By Dana Milbank
Sunday, October 3, 2010; B01
Glenn Beck, the conservative television and radio host, is an amateur historian. Very amateur.
One day, he rhetorically asked his Fox News viewers: "Why did we buy Alaska in the 1950s?" A good question -- because "we" purchased Alaska in 1867. Another day, he gave his version of European history: "We have the Age of Enlightenment, 1620 to 1871, uh, 1781. This was a time when people said, 'Wait a minute, wait a minute, we can think out of the box.' This is coming out of the Dark Ages." That was thinking outside of the box, because the Dark Ages ended in about 1000 AD, six centuries earlier than Beck claimed.
Beck has created an online "Beck University" to spread his unique views of the past and has hosted "Founders' Fridays" on his television show, devoted to rewriting the nation's early history as that of a fundamentalist state.
When the subject turns, as it usually does, to President Obama, Beck again sees lessons from history. In particular, he has seized upon two individuals who he believes provide excellent historical parallels to the 44th commander in chief: Woodrow Wilson and Adolf Hitler.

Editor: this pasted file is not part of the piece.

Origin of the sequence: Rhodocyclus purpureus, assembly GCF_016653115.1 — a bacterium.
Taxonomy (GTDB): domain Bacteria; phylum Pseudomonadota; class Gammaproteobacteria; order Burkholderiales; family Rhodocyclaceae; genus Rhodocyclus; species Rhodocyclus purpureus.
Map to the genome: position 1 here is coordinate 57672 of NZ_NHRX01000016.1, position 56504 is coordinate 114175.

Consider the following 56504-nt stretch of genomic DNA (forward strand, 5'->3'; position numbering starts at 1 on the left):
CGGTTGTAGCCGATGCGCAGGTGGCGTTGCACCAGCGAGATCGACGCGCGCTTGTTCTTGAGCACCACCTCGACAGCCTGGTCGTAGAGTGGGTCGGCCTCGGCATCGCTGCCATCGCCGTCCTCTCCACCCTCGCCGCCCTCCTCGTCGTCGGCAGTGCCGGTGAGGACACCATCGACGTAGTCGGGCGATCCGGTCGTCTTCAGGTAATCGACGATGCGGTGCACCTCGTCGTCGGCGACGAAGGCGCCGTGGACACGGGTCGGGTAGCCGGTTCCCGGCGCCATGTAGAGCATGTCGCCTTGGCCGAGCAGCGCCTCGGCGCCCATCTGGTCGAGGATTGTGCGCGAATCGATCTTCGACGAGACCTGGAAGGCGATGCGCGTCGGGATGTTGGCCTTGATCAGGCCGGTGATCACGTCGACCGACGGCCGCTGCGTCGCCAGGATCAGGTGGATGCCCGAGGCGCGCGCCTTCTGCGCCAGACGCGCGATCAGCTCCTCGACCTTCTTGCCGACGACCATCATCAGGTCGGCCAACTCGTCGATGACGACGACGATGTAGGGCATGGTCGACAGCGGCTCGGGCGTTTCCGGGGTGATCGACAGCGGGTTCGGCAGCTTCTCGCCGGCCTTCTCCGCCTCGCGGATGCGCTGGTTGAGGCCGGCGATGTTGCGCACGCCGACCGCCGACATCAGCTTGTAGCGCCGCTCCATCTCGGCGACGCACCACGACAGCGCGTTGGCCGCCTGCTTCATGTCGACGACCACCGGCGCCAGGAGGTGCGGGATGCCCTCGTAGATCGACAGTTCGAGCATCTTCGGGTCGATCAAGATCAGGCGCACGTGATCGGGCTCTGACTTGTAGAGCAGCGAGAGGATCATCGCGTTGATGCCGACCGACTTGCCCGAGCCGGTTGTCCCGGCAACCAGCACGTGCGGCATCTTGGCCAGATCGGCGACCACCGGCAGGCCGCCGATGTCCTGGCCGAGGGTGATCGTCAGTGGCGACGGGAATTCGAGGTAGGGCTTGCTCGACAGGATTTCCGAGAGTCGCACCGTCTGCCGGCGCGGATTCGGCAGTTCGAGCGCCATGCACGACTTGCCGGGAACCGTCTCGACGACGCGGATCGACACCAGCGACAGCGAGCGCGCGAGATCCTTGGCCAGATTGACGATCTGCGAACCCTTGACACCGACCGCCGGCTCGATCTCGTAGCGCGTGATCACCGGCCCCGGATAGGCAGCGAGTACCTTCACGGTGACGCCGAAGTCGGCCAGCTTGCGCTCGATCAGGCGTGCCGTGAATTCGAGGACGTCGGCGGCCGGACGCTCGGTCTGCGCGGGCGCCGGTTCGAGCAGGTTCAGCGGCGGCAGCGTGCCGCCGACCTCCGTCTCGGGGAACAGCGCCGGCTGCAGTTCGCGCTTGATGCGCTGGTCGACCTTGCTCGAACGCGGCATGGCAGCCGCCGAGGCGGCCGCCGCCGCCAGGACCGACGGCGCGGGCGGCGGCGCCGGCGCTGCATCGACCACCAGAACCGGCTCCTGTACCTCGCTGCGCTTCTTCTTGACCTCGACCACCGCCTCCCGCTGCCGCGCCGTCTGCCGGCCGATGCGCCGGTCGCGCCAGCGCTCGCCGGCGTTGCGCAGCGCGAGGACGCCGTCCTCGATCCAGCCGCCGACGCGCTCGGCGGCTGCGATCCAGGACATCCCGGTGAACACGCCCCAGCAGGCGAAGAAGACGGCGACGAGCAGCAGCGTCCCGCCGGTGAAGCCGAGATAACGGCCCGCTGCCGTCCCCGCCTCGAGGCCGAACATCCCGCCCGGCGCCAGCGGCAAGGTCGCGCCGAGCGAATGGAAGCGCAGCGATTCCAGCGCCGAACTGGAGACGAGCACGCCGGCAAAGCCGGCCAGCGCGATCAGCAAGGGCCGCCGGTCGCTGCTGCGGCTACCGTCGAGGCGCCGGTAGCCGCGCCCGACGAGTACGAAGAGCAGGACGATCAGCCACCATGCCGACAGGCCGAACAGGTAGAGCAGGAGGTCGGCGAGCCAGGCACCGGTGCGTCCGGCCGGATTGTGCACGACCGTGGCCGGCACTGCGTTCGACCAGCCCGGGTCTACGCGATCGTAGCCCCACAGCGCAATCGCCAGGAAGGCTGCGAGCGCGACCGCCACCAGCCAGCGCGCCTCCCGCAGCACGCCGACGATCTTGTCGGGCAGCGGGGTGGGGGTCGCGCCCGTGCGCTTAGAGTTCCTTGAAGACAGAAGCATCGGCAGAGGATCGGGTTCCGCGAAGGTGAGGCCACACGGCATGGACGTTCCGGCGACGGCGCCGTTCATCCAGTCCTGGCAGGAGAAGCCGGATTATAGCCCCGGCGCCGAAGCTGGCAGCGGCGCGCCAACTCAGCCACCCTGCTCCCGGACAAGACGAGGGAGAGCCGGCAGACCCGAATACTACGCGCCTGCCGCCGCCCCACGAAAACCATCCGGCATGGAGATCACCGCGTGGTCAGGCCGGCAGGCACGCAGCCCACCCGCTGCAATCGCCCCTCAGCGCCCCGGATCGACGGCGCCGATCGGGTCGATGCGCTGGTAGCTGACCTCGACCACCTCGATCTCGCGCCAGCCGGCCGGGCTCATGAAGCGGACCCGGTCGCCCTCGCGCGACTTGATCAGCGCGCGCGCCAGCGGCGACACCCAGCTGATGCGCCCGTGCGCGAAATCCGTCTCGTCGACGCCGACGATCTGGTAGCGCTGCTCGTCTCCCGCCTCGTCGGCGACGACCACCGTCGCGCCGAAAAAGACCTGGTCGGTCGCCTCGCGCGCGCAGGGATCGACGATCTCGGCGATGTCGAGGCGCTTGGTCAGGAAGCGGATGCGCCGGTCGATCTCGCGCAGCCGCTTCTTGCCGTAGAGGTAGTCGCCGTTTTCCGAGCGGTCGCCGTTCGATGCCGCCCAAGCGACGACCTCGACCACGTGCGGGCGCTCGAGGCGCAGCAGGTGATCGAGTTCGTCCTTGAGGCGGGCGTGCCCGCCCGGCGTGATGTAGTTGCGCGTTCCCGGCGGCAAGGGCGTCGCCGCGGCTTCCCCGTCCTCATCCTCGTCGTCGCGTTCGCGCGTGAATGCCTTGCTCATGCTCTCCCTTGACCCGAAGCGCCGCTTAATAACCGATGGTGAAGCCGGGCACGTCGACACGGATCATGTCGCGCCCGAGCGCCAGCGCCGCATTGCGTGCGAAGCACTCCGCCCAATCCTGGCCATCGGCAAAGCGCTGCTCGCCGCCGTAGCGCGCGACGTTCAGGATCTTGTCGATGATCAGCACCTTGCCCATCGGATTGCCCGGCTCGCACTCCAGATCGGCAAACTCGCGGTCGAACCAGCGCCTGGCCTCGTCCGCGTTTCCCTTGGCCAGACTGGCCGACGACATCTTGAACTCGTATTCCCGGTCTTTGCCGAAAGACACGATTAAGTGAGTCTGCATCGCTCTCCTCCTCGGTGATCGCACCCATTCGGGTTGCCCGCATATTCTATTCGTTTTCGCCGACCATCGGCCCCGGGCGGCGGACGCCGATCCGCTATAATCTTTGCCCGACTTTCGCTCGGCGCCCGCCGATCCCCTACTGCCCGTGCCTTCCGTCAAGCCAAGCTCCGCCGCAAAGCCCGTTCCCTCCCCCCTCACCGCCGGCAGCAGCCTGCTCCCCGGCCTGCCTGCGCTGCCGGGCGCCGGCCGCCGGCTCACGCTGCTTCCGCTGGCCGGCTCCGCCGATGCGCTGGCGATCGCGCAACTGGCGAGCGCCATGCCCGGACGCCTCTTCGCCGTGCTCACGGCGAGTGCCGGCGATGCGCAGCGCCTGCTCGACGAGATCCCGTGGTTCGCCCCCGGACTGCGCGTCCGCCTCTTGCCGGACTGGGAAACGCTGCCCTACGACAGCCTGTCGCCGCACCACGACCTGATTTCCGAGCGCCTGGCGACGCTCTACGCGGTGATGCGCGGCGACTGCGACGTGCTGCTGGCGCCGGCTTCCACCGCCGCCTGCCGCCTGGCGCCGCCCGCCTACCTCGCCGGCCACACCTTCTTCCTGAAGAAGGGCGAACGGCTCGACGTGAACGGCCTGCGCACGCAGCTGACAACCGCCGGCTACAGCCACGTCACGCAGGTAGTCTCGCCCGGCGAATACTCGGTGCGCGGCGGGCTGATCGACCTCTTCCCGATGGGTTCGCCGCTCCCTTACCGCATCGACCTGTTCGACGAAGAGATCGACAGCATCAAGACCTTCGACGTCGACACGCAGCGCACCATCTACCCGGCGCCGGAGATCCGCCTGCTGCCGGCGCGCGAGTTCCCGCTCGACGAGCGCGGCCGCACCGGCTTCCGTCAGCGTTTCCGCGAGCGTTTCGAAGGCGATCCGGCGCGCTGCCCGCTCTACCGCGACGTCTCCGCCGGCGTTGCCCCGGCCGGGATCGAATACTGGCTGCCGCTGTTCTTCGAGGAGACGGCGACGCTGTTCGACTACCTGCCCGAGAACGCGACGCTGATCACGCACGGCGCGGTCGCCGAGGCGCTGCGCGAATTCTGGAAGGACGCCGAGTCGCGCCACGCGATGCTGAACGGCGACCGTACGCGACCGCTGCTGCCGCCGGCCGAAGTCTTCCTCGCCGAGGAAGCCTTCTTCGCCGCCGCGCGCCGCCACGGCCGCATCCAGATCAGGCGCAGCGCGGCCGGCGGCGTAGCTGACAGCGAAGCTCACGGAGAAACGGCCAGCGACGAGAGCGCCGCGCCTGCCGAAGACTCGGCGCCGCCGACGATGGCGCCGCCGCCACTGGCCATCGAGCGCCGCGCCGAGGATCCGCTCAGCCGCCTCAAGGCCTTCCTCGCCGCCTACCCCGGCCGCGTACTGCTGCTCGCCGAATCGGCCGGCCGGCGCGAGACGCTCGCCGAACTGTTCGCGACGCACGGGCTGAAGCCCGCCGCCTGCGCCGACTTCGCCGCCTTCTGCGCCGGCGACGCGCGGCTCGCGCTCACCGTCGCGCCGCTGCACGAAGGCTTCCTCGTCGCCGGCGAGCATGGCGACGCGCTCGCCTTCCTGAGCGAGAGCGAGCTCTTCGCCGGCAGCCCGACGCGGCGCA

You don't understand how Obama is tied to a genocidal monster and to an American president who died 86 years ago? Allow Professor Beck to explain.
On Aug. 11, 2009, in the middle of a summer of rage-filled town hall meetings over health care, Beck said he would describe some Obama administration plans that "should horrify America . . . particularly if you're elderly, handicapped or have a very, very young child." And with that, the lesson began.
American "progressives" such as Wilson, Beck explained, were responsible for inspiring "the Nazi eugenic idea [which] evolved naturally into the eventual Holocaust and the deaths of 6 million Jews." He went on: "The builder of the master race was only part of the problem in Germany, made possible after they began to devalue life. They tried to figure out how much is a life worth, and put a price on how much each individual was worth -- and some were worth more than others."
Naturally, this led straight to Obama. Beck explained -- without benefit of actual fact -- that Obama's advisers favor health-care rationing and sterilants in drinking water, and then he went on to endorse Sarah Palin's allegations that Americans would have to stand before Obama's "death panel" so bureaucrats could decide who was worthy to live.
Voila! We go from Hitler's eugenics to Obama's health-care plan, with an assist from poor Woodrow Wilson.